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The Effect of Contact Lens Wear on the Cellular Morphology of the Lid Wiper Area

Alghamdi, Waleed M., PhD1,2,3*; Markoulli, Maria, PhD, FAAO2; Papas, Eric B., PhD, FAAO2

Optometry and Vision Science: June 2018 - Volume 95 - Issue 6 - p 491–497
doi: 10.1097/OPX.0000000000001224
Original Investigations

SIGNIFICANCE This cross-sectional study presented a link between contact lens wear and changes on the cellular morphology characteristics of the lid wiper (LW) epithelium, which was not visible by LW staining.

PURPOSE The aim of this study was to establish if the duration of contact lens (CL) wear affects the cellular morphology of the LW epithelium.

METHODS This was a cross-sectional study of 100 individuals with different exposures to CL wear: short, moderate, and long experience of CL wear; previous CL wearers; and nonwearers (NWs) as controls. Impression cytology samples were collected from the central upper lid margin (LW area). After fixing, samples were stained with periodic acid–Schiff and haematoxylin for cell morphology analysis and subsequently graded according to the Nelson 0- to 3-point scale. Lid wiper staining was assessed with the aid of lissamine green and graded using the Korb (0- to 3-point) scale. One-way Kruskal-Wallis analysis followed by the Dunn multiple-comparisons test was used for statistical comparison.

RESULTS The Nelson grade for LW epithelium morphology was significantly different between groups (P = .003). Abnormal epithelial morphology as defined by grade 2 or 3 was evident in 66.7% of CL wearers with short experience and 76.5% of CL wearers with moderate experience. This was significantly higher than NWs of whom only 21.5% showed greater than grade 1 (P = .02 and .005, respectively). There was no significant difference between NWs and other groups. Lid wiper staining did not significantly differ between groups (P = .50) or correlate with the Nelson grade (Spearman r = 0.02, P = .08).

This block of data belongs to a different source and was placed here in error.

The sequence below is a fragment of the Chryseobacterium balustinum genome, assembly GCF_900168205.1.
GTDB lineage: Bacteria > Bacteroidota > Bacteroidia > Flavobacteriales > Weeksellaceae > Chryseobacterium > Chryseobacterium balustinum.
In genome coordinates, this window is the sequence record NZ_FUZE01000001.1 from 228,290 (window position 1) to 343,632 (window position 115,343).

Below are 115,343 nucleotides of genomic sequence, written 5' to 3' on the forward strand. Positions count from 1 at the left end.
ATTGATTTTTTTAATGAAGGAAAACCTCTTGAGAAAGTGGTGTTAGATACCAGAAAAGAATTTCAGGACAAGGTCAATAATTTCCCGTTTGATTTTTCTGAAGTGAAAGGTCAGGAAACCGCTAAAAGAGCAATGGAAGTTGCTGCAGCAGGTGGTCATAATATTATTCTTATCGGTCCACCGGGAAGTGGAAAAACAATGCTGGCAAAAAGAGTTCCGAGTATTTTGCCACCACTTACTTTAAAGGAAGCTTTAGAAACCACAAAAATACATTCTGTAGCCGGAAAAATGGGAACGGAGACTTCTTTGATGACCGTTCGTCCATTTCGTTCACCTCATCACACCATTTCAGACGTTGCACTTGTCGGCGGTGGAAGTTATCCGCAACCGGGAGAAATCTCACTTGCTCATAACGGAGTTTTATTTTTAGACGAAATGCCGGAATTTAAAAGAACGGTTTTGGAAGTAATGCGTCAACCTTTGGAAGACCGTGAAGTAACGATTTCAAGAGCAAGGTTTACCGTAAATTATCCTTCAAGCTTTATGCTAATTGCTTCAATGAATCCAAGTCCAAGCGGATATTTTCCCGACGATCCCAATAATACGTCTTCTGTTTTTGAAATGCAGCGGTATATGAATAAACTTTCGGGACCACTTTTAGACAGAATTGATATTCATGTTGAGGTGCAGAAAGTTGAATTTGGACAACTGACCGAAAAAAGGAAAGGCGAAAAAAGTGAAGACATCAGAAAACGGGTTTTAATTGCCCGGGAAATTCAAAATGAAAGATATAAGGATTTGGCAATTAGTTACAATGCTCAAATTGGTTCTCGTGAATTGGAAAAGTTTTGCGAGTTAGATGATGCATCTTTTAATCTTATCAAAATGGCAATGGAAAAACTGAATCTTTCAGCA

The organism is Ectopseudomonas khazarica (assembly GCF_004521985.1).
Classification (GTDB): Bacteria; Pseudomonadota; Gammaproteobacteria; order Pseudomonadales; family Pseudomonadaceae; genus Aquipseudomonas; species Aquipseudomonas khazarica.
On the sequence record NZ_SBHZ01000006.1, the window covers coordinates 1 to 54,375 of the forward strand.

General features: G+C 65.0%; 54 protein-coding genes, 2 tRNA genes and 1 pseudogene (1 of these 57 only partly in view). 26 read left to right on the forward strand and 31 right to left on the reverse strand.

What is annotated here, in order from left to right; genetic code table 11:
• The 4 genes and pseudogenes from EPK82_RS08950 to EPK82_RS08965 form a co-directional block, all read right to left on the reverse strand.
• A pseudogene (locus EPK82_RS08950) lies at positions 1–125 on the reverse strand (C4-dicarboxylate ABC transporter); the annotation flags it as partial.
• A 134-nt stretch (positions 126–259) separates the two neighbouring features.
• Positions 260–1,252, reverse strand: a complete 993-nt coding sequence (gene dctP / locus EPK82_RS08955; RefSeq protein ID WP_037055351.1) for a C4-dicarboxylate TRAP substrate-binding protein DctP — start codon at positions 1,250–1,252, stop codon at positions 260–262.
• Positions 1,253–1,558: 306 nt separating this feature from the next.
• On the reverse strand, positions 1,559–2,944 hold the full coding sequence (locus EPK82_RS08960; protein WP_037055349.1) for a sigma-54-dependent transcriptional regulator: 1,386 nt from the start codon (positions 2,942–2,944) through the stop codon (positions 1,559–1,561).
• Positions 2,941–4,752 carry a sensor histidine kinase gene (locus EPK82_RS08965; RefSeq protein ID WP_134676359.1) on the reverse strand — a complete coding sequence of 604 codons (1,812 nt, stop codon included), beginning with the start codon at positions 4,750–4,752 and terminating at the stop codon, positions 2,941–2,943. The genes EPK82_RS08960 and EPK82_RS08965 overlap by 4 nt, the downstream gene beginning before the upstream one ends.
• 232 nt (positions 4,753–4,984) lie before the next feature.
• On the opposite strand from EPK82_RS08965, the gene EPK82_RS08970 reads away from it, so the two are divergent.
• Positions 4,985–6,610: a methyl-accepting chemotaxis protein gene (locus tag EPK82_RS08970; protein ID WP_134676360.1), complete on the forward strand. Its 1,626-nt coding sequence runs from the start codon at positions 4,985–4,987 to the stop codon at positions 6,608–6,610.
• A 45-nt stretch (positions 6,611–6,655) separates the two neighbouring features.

CONCLUSIONS Metaplasia of the LW epithelium was significantly greater in the early to moderate stages of CL. This supports the view that mechanical irritation is responsible for LW changes in CL wear. Ceasing CL wear seems to lead to recovery. Lid wiper staining did not reflect the underlying morphological changes.

1Department of Optometry, College of Applied Medical Science, Qassim University, Qassim, Saudi Arabia

2School of Optometry & Vision Science, University of New South Wales, Sydney, New South Wales, Australia

3Brien Holden Vision Institute, Sydney, New South Wales, Australia *walghamdi@qu.edu.sa

Submitted: August 2, 2017

Accepted: April 2, 2018

Funding/Support: None of the authors have reported funding/support.

Conflict of Interest Disclosure: None of the authors have reported a financial conflict of interest.

Author Contributions and Acknowledgments: Conceptualization: WMA; Data Curation: WMA; Formal Analysis: WMA, MM; Investigation: WMA; Methodology: WMA, MM, EBP; Project Administration: MM, EBP; Supervision: MM, EBP; Validation: MM, EBP; Writing – Original Draft: WMA; Writing – Review & Editing: MM, EBP.

WMA was a PhD candidate at UNSW Sydney when the study was conducted; he is now an employee at the Department of Optometry and Vision Science, Qassim University, Saudi Arabia.

Part of this study was presented at 2016 TFOS Conference, September 7–10, 2016, in Montpellier, France (no. 66).

© 2018 American Academy of Optometry